Friday 22 October 2010

Banks and corporations: the bigger they appear, the harder they'll fall

Debt is the problem. Debt is going to destroy anyone and anything that is in its path -- so you'd better try to get out of the way as fast as you can! Given than all of the world's national currencies are debt-based, this has some serious implications that are set to affect every one of us.

I was just reading a post from Mish (here) discussing the nonsensical notion there is a wall of cash "on the sidelines, waiting to enter the stock market". It's an interesting read in it's entirety and I recommend it to you.

However, I thought something in the article was of particular interest and perhaps would make the picture a lot clearer for people, so I figured I should post it up for you to see it. It's an interactive tool for analysing how much cash and debt is being held by the top 50 US corporations. If you are not already quite clear on how bad the debt problems (private as well as public) are, then I think it is worth you taking a couple of minutes to look at this information below.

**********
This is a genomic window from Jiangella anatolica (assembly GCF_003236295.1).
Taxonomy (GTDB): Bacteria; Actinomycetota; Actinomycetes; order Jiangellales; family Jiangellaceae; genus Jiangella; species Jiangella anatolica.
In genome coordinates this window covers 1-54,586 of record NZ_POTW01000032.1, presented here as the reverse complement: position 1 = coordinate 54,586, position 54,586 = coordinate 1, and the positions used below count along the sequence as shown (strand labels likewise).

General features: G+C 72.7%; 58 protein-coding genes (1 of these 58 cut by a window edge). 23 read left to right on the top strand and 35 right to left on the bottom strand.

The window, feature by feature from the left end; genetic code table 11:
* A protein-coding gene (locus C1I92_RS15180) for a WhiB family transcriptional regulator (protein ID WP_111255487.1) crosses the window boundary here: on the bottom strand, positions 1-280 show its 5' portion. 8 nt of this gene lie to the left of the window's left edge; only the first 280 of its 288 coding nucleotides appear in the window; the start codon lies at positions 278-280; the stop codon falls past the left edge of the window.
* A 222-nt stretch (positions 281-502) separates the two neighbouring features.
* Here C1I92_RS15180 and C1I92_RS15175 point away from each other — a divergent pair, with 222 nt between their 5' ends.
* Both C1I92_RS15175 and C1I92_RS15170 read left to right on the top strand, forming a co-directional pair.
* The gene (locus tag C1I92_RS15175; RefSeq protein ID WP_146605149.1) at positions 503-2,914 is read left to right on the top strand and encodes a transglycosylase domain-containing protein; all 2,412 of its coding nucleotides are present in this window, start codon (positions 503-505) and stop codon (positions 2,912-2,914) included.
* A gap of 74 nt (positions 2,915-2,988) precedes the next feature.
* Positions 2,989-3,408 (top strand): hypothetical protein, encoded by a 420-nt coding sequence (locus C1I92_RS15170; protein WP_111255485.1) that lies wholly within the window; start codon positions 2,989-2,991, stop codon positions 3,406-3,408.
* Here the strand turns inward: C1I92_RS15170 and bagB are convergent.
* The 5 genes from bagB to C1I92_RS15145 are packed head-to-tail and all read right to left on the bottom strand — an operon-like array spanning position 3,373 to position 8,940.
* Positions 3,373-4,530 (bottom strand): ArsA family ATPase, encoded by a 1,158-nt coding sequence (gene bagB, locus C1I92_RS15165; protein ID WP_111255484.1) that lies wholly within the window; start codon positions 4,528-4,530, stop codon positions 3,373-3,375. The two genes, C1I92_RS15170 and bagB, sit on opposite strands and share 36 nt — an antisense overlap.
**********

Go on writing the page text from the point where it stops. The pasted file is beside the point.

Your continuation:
Once this tool has loaded, simply hover your mouse over the bar (not the title text) for, say, Bank of America, JP Morgan Chase, or Ford Motor. Take a look at the numbers that pop up -- I think you might be more than a little surprised at what they tell you about the health of these purportedly healthy and powerful corporations. It should tell you all you need to know about the precarious state of the global economy in general, engorged on wholely unpayable debts that continue to get only worse as time passes. Something has to happen to change this, either some radical change of path that is nowhere visible on the horizon so far, or something violently goes BANG sometime and very likely sinks the whole global economy with it, in a massive chain reaction of broken promises and debt defaults. Who is looking after your "money" at the moment? Are they going to give it back to you when you need it? Will it still be worth anything?

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